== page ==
1Significant texts that have documented African Americans and Catholicism in Louisiana include Davis 1990 and Deggs 2001. In addition, I served as curator of a 2008 exhibition project, accompanied by a catalogue, that examined the 166-year history of the Sisters of the Holy Family (SSF), the second oldest Catholic religious order for women of color in the United States. Entitled "A Celebration of Faith: Henriette Delille and the Sisters of the Holy Family," and on view at the New Orleans African American Museum of Art, Culture and History from April-August 2008, the project detailed the 1842 establishment of the SSF in New Orleans by three free women of color, and their establishment of numerous schools, churches, nursing homes and other missions.
Beauchamp-Byrd, Mora J. "An Aesthetic of Survival: The Visionary Art of Elizabeth Catlett," in Struggle and Serenity: The Visionary Art of Elizabeth Catlett. New York: The Caribbean Cultural Center, 1996.
Davis, Cyprian. The History of Black Catholics in America. New York: Crossroad Publishing, 1990.
Deggs, Sister Mary Bernard. No Cross, No Crown: Black Nuns in Nineteenth Century New Orleans. Edited by Virginia Meacham Gould and Charles E. Nolan. Bloomington: Indiana University Press, 2001.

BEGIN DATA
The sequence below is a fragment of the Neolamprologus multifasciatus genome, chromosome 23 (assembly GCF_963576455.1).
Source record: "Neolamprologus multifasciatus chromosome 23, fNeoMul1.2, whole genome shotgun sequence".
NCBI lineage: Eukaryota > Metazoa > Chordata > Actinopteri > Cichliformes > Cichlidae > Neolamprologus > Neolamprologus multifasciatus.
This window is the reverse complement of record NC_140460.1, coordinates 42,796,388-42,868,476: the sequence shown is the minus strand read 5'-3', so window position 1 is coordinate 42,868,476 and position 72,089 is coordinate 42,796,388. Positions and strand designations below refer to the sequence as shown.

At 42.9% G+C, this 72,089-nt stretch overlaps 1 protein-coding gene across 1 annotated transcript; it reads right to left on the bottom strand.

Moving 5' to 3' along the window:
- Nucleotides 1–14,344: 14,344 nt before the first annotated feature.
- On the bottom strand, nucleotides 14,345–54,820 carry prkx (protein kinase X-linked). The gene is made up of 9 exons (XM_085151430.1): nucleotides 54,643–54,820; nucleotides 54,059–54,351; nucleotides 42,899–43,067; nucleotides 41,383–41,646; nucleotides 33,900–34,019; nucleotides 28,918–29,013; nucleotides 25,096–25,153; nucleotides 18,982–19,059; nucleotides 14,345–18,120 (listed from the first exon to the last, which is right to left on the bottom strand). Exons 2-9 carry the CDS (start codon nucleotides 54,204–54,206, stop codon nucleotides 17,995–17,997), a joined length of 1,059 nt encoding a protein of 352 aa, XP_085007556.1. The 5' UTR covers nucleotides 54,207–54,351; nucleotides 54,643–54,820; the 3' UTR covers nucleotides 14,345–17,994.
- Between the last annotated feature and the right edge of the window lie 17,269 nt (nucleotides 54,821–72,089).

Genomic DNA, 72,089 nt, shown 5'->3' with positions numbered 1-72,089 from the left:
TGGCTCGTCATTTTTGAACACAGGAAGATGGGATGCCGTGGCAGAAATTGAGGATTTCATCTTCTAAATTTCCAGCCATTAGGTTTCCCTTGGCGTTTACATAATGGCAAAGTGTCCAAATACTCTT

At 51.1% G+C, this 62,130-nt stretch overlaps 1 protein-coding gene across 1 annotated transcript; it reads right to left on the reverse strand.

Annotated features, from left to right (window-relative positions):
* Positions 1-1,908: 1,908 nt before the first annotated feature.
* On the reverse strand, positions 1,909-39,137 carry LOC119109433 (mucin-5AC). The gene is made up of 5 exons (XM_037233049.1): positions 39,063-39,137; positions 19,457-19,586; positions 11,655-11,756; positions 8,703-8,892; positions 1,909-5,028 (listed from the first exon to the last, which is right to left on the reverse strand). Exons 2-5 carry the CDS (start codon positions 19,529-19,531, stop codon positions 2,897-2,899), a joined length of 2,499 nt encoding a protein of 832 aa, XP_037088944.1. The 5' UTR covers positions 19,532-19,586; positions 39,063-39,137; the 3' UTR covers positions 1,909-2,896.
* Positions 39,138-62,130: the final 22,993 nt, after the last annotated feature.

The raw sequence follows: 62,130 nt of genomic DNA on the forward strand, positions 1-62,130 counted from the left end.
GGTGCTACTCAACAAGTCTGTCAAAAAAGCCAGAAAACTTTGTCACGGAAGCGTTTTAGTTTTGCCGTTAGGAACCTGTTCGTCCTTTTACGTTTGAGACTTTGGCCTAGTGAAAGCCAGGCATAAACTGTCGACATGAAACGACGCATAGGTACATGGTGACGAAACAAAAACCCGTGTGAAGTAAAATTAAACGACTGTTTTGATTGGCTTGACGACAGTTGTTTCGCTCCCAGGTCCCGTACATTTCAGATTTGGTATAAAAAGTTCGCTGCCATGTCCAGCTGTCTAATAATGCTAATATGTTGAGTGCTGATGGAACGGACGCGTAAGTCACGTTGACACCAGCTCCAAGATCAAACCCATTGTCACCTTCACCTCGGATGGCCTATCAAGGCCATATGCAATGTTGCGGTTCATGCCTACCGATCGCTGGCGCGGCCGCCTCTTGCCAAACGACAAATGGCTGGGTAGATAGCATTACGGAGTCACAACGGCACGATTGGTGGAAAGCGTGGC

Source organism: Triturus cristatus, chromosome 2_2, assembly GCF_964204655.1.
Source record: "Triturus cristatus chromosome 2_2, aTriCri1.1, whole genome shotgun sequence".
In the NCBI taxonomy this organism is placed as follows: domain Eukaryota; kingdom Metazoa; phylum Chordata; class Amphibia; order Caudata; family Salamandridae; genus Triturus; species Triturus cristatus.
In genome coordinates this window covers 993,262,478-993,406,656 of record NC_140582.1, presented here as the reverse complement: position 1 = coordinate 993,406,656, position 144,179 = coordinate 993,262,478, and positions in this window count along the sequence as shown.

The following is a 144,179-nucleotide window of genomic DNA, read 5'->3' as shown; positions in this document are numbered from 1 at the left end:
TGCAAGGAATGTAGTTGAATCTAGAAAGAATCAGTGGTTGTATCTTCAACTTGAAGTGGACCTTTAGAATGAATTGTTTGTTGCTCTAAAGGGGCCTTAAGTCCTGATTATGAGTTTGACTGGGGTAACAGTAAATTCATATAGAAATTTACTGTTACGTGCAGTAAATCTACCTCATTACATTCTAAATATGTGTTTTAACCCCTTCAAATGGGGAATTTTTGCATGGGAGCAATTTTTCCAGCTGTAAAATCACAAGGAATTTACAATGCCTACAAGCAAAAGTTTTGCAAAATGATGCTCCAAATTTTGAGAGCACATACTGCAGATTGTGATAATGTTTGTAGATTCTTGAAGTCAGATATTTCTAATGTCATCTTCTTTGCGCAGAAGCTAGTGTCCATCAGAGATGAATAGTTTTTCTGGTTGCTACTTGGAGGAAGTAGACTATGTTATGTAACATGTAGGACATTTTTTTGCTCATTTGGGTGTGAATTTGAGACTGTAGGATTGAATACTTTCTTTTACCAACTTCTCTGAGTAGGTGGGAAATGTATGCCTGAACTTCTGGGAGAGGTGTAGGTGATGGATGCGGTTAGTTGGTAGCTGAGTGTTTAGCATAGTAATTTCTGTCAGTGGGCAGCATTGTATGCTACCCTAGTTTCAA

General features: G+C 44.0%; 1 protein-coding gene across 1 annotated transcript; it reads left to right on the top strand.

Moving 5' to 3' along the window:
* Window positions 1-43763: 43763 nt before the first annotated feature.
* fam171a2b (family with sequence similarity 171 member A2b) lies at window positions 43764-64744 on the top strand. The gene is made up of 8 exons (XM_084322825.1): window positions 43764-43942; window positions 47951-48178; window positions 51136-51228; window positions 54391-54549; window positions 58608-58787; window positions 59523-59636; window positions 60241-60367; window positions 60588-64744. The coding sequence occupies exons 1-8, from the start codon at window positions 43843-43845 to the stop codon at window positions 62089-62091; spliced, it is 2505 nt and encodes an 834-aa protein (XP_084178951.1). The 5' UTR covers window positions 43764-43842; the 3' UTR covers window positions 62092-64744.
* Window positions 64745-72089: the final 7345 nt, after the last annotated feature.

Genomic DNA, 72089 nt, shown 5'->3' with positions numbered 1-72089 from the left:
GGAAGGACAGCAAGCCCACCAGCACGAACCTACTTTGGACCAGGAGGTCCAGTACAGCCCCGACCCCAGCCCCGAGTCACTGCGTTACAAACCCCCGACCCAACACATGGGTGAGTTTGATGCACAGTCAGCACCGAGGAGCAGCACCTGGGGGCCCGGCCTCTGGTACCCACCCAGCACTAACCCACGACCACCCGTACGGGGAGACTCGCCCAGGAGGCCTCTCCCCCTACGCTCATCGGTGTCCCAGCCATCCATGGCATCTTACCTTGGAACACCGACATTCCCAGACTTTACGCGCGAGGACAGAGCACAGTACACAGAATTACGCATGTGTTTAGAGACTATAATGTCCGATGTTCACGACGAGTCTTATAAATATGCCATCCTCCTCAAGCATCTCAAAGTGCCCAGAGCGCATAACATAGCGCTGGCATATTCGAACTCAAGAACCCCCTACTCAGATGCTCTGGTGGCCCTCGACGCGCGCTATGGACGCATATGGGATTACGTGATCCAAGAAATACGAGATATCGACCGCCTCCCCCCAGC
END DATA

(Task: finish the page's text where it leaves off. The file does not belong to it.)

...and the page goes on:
Jay D. Edwards, "What Louisiana's Architecture Owes to Hispaniola (and what it does not)," Louisiana Cultural Vistas, Summer 1999, 45.
Hankins, Jonn Ethan and Steven Maklansky, eds. Raised to the Trade: Creole Building Arts of New Orleans, exh. cat. New Orleans Museum of Art, 2002.
Hardie, Daniel. Exploring Early Jazz: The Origins and Evolution of the New Orleans Style. iUniverse, 2002.
Herzog, Melanie Anne. Elizabeth Catlett: An American Artist in Mexico. Seattle and London: The University of Washington Press, 2000.
Lewis, Samella. The Art of Elizabeth Catlett. Claremont, CA: Hancraft Studios, 1984.
McCash, Doug. "Sculpture Whispers Tales of Orleanians, Present and Past," The Times-Picayune, Friday, April 5, 2002.
Powell, Richard J. "Circle Dance," in Circle Dance: The Art of John T. Scott. Jackson, MS: University Press of Mississippi, 2005.
Helen A. Regis, "Second Lines, Minstrelsy, and the Contested Landscapes of New Orleans Afro-Creole Festivals." Cultural Anthropology, Vol. 14, No. 4 (Nov., 1999), 472.
Rive, David. "A Sculptor of Culture." The Times-Picayune, January 17, 1992.
Spitzer, Nick. "The Aesthetics of Work and Play in Creole New Orleans," in Jonn Ethan Hankins and Steven Maklansky, eds. Raised to the Trade: Creole Building Arts of New Orleans, exh. cat. New Orleans Museum of Art, 2002.
Stunda, Hilary. "Playing It Straight, Upside-Down, and Backwards: A Conversation with John Scott." Sculpture, October 2004, Vol. 23, No. 8.